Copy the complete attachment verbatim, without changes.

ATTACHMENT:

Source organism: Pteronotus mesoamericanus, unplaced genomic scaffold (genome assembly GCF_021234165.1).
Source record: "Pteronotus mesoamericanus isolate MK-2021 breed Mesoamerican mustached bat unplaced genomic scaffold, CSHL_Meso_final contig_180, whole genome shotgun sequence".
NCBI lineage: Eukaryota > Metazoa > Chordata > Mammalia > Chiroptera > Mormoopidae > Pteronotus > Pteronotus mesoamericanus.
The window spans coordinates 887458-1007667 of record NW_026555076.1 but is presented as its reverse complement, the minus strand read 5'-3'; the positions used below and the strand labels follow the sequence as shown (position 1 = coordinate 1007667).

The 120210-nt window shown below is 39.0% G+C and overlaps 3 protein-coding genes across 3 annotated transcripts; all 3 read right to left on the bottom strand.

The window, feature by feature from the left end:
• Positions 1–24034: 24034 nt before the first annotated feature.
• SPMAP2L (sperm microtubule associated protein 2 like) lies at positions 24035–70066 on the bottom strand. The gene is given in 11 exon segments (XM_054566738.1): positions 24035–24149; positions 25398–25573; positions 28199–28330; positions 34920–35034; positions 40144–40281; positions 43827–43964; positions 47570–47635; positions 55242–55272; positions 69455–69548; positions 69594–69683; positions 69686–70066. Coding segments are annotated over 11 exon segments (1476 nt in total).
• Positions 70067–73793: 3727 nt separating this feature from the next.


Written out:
Source organism: Pteronotus mesoamericanus, unplaced genomic scaffold (genome assembly GCF_021234165.1).
Source record: "Pteronotus mesoamericanus isolate MK-2021 breed Mesoamerican mustached bat unplaced genomic scaffold, CSHL_Meso_final contig_180, whole genome shotgun sequence".
NCBI lineage: Eukaryota > Metazoa > Chordata > Mammalia > Chiroptera > Mormoopidae > Pteronotus > Pteronotus mesoamericanus.
The window spans coordinates 887458-1007667 of record NW_026555076.1 but is presented as its reverse complement, the minus strand read 5'-3'; the positions used below and the strand labels follow the sequence as shown (position 1 = coordinate 1007667).

The 120210-nt window shown below is 39.0% G+C and overlaps 3 protein-coding genes across 3 annotated transcripts; all 3 read right to left on the bottom strand.

The window, feature by feature from the left end:
• Positions 1–24034: 24034 nt before the first annotated feature.
• SPMAP2L (sperm microtubule associated protein 2 like) lies at positions 24035–70066 on the bottom strand. The gene is given in 11 exon segments (XM_054566738.1): positions 24035–24149; positions 25398–25573; positions 28199–28330; positions 34920–35034; positions 40144–40281; positions 43827–43964; positions 47570–47635; positions 55242–55272; positions 69455–69548; positions 69594–69683; positions 69686–70066. Coding segments are annotated over 11 exon segments (1476 nt in total).
• Positions 70067–73793: 3727 nt separating this feature from the next.